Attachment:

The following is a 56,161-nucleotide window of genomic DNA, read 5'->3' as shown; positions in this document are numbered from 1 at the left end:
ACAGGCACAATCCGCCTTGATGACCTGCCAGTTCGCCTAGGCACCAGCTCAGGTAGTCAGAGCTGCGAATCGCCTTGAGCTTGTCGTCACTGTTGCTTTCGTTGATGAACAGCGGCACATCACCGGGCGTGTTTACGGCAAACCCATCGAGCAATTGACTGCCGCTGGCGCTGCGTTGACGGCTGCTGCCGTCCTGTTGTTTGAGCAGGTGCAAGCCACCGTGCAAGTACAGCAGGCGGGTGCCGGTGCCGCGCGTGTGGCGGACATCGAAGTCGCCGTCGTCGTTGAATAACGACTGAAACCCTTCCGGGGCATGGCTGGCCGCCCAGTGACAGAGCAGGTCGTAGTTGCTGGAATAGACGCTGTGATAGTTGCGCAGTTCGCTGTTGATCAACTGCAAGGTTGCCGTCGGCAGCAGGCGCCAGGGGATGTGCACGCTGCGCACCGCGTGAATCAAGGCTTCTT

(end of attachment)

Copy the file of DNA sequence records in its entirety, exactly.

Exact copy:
The following is a 56,161-nucleotide window of genomic DNA, read 5'->3' as shown; positions in this document are numbered from 1 at the left end:
ACAGGCACAATCCGCCTTGATGACCTGCCAGTTCGCCTAGGCACCAGCTCAGGTAGTCAGAGCTGCGAATCGCCTTGAGCTTGTCGTCACTGTTGCTTTCGTTGATGAACAGCGGCACATCACCGGGCGTGTTTACGGCAAACCCATCGAGCAATTGACTGCCGCTGGCGCTGCGTTGACGGCTGCTGCCGTCCTGTTGTTTGAGCAGGTGCAAGCCACCGTGCAAGTACAGCAGGCGGGTGCCGGTGCCGCGCGTGTGGCGGACATCGAAGTCGCCGTCGTCGTTGAATAACGACTGAAACCCTTCCGGGGCATGGCTGGCCGCCCAGTGACAGAGCAGGTCGTAGTTGCTGGAATAGACGCTGTGATAGTTGCGCAGTTCGCTGTTGATCAACTGCAAGGTTGCCGTCGGCAGCAGGCGCCAGGGGATGTGCACGCTGCGCACCGCGTGAATCAAGGCTTCTT